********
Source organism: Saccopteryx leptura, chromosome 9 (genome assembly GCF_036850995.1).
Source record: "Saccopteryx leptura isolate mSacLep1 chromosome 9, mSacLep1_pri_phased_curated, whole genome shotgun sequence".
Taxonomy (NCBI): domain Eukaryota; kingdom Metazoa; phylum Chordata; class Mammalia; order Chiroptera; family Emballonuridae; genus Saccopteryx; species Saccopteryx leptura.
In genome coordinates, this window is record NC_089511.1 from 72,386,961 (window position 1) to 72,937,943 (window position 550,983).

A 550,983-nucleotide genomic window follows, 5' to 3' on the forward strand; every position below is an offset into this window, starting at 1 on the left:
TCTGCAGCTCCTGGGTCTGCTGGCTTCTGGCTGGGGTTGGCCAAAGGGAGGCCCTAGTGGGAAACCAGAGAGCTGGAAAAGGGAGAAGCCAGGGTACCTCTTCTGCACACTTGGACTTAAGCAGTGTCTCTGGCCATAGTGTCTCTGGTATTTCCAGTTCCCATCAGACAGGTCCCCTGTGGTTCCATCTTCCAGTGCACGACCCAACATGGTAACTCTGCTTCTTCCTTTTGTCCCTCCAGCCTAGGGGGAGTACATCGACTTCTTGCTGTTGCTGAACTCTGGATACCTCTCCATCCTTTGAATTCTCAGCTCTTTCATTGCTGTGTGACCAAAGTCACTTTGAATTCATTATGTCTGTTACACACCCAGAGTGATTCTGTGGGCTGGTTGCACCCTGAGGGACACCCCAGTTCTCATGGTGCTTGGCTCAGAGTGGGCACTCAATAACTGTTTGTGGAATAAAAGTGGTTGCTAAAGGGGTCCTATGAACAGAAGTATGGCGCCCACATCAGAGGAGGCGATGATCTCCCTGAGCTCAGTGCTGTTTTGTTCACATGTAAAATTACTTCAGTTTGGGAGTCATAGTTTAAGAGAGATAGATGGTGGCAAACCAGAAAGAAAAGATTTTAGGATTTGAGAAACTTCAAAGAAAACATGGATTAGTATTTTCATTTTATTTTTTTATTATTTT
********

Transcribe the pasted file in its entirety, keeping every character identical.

Source organism: Saccopteryx leptura, chromosome 9 (genome assembly GCF_036850995.1).
Source record: "Saccopteryx leptura isolate mSacLep1 chromosome 9, mSacLep1_pri_phased_curated, whole genome shotgun sequence".
Taxonomy (NCBI): domain Eukaryota; kingdom Metazoa; phylum Chordata; class Mammalia; order Chiroptera; family Emballonuridae; genus Saccopteryx; species Saccopteryx leptura.
In genome coordinates, this window is record NC_089511.1 from 72,386,961 (window position 1) to 72,937,943 (window position 550,983).

A 550,983-nucleotide genomic window follows, 5' to 3' on the forward strand; every position below is an offset into this window, starting at 1 on the left:
TCTGCAGCTCCTGGGTCTGCTGGCTTCTGGCTGGGGTTGGCCAAAGGGAGGCCCTAGTGGGAAACCAGAGAGCTGGAAAAGGGAGAAGCCAGGGTACCTCTTCTGCACACTTGGACTTAAGCAGTGTCTCTGGCCATAGTGTCTCTGGTATTTCCAGTTCCCATCAGACAGGTCCCCTGTGGTTCCATCTTCCAGTGCACGACCCAACATGGTAACTCTGCTTCTTCCTTTTGTCCCTCCAGCCTAGGGGGAGTACATCGACTTCTTGCTGTTGCTGAACTCTGGATACCTCTCCATCCTTTGAATTCTCAGCTCTTTCATTGCTGTGTGACCAAAGTCACTTTGAATTCATTATGTCTGTTACACACCCAGAGTGATTCTGTGGGCTGGTTGCACCCTGAGGGACACCCCAGTTCTCATGGTGCTTGGCTCAGAGTGGGCACTCAATAACTGTTTGTGGAATAAAAGTGGTTGCTAAAGGGGTCCTATGAACAGAAGTATGGCGCCCACATCAGAGGAGGCGATGATCTCCCTGAGCTCAGTGCTGTTTTGTTCACATGTAAAATTACTTCAGTTTGGGAGTCATAGTTTAAGAGAGATAGATGGTGGCAAACCAGAAAGAAAAGATTTTAGGATTTGAGAAACTTCAAAGAAAACATGGATTAGTATTTTCATTTTATTTTTTTATTATTTT